Hi guys. It was school half term in the UK last week, and that could explain why there were a few slackers out there not reading my blog! I am not saying I am watching you, but I assume this week all will return to normal! Now, that has set the tone for this post, which I am afraid is quite merciless in places!

Last Saturday after the gym, we went for a nice cup of coffee in the lounge when there appeared a really quite nasty lady. Jean and I were sitting down with our daughter in law, Margot and Poppy and Dora, the Shih-tzus.

A couple walked in, and to say the lady was a snob was an understatement! You know the sort; looks at you as if you are a piece of dog poo on her shoe! Margot named her Pamela, and her husband, Mark. Pam was muttering under her breath, making comments, barging in front of people etc all with looks that could poke your eye out! Finally she chose a table near the pavilion doors overlooking the 18th green.

Of course, we just had to listen to her conversation, one does, doesn’t one? This included a classic line when Pammy was speaking to a waitress; “I would like some toast, but not done in a toaster, as it tastes like burnt bread”. Err that’s what toast is Pamela!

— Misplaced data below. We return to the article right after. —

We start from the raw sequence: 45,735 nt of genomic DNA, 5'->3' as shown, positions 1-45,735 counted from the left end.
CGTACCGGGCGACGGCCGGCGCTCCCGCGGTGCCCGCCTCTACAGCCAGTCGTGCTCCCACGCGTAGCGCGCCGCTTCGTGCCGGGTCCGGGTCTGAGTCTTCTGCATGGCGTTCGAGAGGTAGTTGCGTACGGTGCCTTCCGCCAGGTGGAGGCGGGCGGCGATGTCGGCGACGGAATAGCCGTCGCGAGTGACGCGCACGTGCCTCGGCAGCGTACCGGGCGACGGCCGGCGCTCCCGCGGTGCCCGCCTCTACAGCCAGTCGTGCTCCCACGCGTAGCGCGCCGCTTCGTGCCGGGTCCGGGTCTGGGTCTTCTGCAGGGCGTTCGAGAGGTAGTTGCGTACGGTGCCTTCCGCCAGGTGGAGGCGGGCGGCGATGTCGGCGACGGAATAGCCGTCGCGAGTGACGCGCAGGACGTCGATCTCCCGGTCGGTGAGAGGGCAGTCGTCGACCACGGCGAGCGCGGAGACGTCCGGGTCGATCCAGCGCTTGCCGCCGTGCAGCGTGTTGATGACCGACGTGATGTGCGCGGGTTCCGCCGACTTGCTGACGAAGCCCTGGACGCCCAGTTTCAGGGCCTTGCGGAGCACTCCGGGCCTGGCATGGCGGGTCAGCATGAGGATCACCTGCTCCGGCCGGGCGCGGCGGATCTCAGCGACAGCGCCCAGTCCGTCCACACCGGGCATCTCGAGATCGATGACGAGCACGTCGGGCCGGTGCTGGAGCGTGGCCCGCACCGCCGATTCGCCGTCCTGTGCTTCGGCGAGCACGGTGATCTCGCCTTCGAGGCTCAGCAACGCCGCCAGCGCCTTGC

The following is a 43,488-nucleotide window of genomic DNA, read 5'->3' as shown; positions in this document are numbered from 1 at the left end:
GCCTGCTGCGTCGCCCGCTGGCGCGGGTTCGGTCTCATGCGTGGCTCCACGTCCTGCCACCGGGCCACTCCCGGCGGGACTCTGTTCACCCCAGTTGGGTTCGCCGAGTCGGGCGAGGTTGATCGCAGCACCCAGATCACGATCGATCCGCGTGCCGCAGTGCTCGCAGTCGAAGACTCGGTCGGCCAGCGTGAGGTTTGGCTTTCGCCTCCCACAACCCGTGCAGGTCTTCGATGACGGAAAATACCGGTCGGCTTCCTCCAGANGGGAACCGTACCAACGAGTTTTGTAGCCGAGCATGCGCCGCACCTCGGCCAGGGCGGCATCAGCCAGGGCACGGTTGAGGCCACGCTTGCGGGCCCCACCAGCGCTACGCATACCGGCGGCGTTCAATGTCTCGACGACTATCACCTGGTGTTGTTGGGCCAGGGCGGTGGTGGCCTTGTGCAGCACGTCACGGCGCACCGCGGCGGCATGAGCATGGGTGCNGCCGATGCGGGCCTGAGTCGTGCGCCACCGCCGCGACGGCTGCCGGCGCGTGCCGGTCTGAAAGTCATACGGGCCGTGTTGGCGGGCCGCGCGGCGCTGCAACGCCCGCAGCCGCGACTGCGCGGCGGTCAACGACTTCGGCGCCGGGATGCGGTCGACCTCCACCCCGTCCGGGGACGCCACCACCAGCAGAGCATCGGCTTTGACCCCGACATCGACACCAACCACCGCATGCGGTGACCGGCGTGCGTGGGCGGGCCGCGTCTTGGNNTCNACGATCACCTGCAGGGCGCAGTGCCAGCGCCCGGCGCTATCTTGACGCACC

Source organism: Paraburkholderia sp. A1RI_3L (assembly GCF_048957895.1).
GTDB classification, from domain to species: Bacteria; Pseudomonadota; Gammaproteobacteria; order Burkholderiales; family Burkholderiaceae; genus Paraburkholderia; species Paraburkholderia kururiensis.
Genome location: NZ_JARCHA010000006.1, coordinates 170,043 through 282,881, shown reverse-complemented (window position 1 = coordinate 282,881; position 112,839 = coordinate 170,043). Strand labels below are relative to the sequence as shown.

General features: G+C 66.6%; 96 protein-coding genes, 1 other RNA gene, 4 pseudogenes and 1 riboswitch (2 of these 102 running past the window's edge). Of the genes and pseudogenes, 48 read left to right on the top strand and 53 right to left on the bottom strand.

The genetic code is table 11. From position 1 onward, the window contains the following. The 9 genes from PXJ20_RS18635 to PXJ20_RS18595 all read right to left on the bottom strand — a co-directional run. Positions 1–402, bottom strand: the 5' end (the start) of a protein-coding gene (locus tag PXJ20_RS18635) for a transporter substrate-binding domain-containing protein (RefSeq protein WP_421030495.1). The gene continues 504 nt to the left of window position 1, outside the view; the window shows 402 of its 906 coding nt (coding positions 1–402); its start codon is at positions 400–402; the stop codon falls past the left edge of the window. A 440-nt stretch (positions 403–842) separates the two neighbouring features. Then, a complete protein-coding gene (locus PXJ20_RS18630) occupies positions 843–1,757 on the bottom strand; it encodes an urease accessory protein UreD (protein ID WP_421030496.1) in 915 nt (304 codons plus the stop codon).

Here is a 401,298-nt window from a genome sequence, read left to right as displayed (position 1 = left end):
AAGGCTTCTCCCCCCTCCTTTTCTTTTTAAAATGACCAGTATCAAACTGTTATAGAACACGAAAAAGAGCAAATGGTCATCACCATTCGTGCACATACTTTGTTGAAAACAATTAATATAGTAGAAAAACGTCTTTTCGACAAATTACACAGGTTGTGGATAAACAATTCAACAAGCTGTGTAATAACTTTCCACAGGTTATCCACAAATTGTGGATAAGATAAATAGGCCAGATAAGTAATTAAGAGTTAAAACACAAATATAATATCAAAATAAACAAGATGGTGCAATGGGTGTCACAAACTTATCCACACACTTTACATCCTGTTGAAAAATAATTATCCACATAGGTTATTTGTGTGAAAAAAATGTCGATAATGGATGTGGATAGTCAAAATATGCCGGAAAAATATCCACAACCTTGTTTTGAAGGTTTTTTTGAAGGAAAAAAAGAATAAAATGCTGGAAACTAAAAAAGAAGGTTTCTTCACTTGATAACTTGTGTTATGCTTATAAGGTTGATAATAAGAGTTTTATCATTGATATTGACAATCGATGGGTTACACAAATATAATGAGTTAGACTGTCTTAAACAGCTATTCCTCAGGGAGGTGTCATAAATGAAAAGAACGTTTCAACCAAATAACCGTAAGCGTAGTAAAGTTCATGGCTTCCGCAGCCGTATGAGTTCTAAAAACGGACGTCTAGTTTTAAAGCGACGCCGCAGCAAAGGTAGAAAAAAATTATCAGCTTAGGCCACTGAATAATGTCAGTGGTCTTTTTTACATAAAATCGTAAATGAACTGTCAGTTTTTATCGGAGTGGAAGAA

All I will say about her behaviour is that it scared Margot, and she is South African! Nothing scares Margot and her homelanders, they are a tough bunch, but Pammy shocked her….


We all felt sorry for Mark. Unbelievably, I think I found her on FaceBook, and she is called Pam….

Sadly, we couldn’t stay all day to be entertained, so we got ready to leave. The stage was set for my move, which we all know is slow and precise. I simply focus on the not falling. I was really concerned about tumbling into Pammy whammy.

To set the scene, in the time that we had sat down, the weather outside had changed from calm to wet and windy. I got up, approached the door, quite close to Pam. Now, opening springy doors is an art with my dodgy balance. I have to carefully test the tension, and then pull, rebalance etc.